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kamala 18:43 Wed
In reply to DenzelLN:

I might have been smiling the tiniest of ironic smiles as I typed that...

Some great links here, thanks to Jon for starting the thread!

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cb294 19:03 Wed
In reply to Jon Stewart:

What about Yngwie Malmsteen? The videos on youtube are unfortunately not that great, e.g.

https://www.youtube.com/watch?v=PJkLpEPYJdg

CB

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Jon Stewart 21:14 Wed
In reply to jcw:

> Lutoslawski, two versions. I've heard the piano and orchestra version two or three times and found it quite enjoyable. 

I'll have a look for those.

> Incidentally in case some may not realise the famous gorgeous variation of the Rachmaninov is the theme inverted and played in the major. 

I didn't know that until I watched the intro by Stephen Hough on the Proms vid from Gordon. Got much more out of this performance, cracking stuff.

Here's the Brahms. Magic!

https://www.youtube.com/watch?v=mUe_aR5ZIE4

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jcw 10:37 Thu
In reply to Jon Stewart:

I'm in locked down total isolation in Paris with no access to most of my belongings.But at least with a piano and quite a lot of my piano music: so not much good at watching the links or creating them. Haven't heard the Brahms for ages but it is perhaps the best of the lot. If you are a Hough enthusiast try his recording of two of the Hummel concertos: even he had to admit it made him sweat. And if you want to start another thread, but not on this one, try the number of composers who used the medieval Dies Irae. To give you a lead, starting  with Zimmerman and Osawa doing Liszt's Totentanz which will make your hair stand on end.

Thanks for a civilized post among the mass of pretty rubbish stuff appearing on this site at present

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Jon Stewart 11:50 Thu
In reply to jcw:

> I'm in locked down total isolation in Paris with no access to most of my belongings.

Oh no! That makes the UK situation look like a err, walk in the park.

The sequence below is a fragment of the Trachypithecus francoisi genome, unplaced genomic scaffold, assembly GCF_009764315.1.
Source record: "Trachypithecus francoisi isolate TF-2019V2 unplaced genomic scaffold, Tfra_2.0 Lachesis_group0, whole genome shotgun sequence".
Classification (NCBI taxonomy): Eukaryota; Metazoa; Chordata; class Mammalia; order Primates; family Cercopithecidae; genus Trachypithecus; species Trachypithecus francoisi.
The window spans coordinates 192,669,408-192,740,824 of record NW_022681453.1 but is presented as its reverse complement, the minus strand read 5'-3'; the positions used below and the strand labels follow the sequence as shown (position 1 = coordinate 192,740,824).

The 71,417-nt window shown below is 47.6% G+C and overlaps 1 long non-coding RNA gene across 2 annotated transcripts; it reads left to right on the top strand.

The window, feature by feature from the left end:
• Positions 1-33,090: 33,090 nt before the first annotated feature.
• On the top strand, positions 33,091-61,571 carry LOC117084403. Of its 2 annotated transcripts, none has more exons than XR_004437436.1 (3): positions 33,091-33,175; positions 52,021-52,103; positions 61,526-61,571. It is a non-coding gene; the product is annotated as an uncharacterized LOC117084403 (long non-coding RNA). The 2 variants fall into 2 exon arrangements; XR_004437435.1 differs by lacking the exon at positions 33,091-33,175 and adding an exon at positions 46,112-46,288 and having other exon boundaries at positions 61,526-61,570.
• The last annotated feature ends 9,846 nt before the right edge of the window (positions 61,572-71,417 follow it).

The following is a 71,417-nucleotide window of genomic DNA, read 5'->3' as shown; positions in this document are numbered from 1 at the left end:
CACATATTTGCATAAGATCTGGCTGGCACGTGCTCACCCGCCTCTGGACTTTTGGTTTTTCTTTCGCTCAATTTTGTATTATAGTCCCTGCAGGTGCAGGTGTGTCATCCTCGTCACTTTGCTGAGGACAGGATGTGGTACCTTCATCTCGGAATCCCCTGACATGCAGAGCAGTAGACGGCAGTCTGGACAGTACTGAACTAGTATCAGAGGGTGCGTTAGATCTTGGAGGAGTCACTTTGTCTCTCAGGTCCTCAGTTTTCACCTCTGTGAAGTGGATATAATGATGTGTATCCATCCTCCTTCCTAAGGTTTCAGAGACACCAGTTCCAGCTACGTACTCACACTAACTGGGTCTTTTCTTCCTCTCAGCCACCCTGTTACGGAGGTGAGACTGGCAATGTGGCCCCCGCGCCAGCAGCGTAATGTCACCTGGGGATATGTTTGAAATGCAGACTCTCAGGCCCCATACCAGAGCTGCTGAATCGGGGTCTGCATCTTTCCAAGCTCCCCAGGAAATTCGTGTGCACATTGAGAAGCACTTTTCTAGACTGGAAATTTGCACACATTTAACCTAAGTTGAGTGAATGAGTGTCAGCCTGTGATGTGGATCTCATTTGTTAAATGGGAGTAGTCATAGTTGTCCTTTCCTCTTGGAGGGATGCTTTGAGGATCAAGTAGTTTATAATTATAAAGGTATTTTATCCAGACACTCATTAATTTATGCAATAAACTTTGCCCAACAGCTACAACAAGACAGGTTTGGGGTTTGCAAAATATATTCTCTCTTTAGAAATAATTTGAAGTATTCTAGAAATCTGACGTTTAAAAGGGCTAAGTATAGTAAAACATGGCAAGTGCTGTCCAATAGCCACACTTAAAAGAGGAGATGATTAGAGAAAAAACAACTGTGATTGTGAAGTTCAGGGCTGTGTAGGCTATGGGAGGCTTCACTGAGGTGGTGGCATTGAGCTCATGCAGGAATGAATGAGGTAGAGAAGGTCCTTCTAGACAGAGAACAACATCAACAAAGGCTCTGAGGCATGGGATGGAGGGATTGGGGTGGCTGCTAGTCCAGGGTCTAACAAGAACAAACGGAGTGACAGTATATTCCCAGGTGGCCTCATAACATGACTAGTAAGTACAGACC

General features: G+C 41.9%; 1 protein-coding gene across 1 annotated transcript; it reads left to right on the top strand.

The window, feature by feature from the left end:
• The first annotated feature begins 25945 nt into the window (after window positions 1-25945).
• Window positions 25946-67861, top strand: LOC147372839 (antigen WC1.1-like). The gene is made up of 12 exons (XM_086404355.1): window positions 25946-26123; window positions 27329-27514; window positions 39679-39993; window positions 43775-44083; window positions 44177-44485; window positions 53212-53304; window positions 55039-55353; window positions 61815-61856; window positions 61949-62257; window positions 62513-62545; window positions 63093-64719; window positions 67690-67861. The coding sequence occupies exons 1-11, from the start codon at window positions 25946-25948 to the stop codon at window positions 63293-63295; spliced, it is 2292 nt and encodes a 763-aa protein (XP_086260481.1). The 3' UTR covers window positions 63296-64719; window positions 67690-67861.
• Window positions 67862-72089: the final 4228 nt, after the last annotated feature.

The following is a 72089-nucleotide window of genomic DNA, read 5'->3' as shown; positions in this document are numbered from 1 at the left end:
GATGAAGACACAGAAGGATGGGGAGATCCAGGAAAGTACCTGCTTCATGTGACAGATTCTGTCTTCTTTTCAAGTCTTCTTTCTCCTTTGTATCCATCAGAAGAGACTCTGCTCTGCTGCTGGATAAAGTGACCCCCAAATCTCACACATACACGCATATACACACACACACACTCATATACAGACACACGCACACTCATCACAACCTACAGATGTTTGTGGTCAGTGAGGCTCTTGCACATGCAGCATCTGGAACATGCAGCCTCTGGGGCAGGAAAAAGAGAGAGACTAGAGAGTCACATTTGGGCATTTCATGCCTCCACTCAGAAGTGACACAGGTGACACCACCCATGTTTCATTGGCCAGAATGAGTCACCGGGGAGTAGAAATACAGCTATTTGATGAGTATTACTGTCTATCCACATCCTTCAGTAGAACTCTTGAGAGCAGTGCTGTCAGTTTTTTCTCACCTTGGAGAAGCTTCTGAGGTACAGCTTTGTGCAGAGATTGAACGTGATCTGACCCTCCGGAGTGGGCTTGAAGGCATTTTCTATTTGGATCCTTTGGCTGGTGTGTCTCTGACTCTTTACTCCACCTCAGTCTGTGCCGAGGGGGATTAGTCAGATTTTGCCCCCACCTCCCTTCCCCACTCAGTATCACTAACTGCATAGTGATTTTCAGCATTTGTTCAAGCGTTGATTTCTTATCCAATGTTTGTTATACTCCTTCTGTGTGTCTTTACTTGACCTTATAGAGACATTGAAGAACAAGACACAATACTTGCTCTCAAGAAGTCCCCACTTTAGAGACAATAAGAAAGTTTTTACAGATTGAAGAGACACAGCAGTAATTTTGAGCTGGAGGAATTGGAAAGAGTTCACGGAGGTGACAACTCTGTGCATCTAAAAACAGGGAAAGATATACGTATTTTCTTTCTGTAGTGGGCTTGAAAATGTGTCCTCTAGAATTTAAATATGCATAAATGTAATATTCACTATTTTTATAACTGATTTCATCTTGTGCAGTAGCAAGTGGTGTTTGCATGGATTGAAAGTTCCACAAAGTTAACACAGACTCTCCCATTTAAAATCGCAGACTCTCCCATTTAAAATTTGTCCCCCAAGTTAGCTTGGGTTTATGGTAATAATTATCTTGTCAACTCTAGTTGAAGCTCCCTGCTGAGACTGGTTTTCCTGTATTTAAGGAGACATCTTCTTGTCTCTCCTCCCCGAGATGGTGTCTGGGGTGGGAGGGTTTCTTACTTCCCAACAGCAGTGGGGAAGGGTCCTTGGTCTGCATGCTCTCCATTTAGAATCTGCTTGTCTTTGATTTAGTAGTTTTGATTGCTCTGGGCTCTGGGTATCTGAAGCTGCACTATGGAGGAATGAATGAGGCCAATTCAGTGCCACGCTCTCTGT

> If you are a Hough enthusiast try his recording of two of the Hummel concertos: even he had to admit it made him sweat. And if you want to start another thread, but not on this one, try the number of composers who used the medieval Dies Irae. To give you a lead, starting  with Zimmerman and Osawa doing Liszt's Totentanz which will make your hair stand on end.

Good idea! It's in the Rachmaninov already, that could be long thread. I have been debating settling down to Totentanz, but it just seemed a little goulish right now. I have an elderly neighbour in "shielding"...maybe I shouldn't turn it up full blast?

> Thanks for a civilized post among the mass of pretty rubbish stuff appearing on this site at present

If ever there was a time to share music and culture, this is it!

Post edited at 11:53
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Blue Straggler 18:09 Thu
In reply to jcw:

> Thanks for a civilized post among the mass of pretty rubbish stuff appearing on this site at present

I'll resist the temptation to post a clip of Steve Vai's Paganini-inspired "Devil guitar duel" at the end of the daft Ralph Macchio film "Crossroads" then  

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In reply to Blue Straggler:

> I'll resist the temptation to post a clip of Steve Vai's Paganini-inspired "Devil guitar duel" at the end of the daft Ralph Macchio film "Crossroads" then  

I’ll resist the temptation to add to that by linking to Yngwie Malmsteen videos too

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cb294 19:09 Thu
In reply to paul__in_sheffield:

There aren't any good ones on youtube, unfortunately...

CB

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Blue Straggler 20:46 Thu
In reply to paul__in_sheffield:

The Vai thing really was Paganini-inspired though, including rumours of Paganini selling HIS soul to the devil for “mad skillz”. Vai mimicked Paganini’s appearance and so on. Did Malmsteen do something Paganini-esque? I don’t follow these kinds of players 

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Doug 20:54 Thu

Dare I mention Ella Fitzgerald's ' Mr Paganini' ?

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In reply to Doug: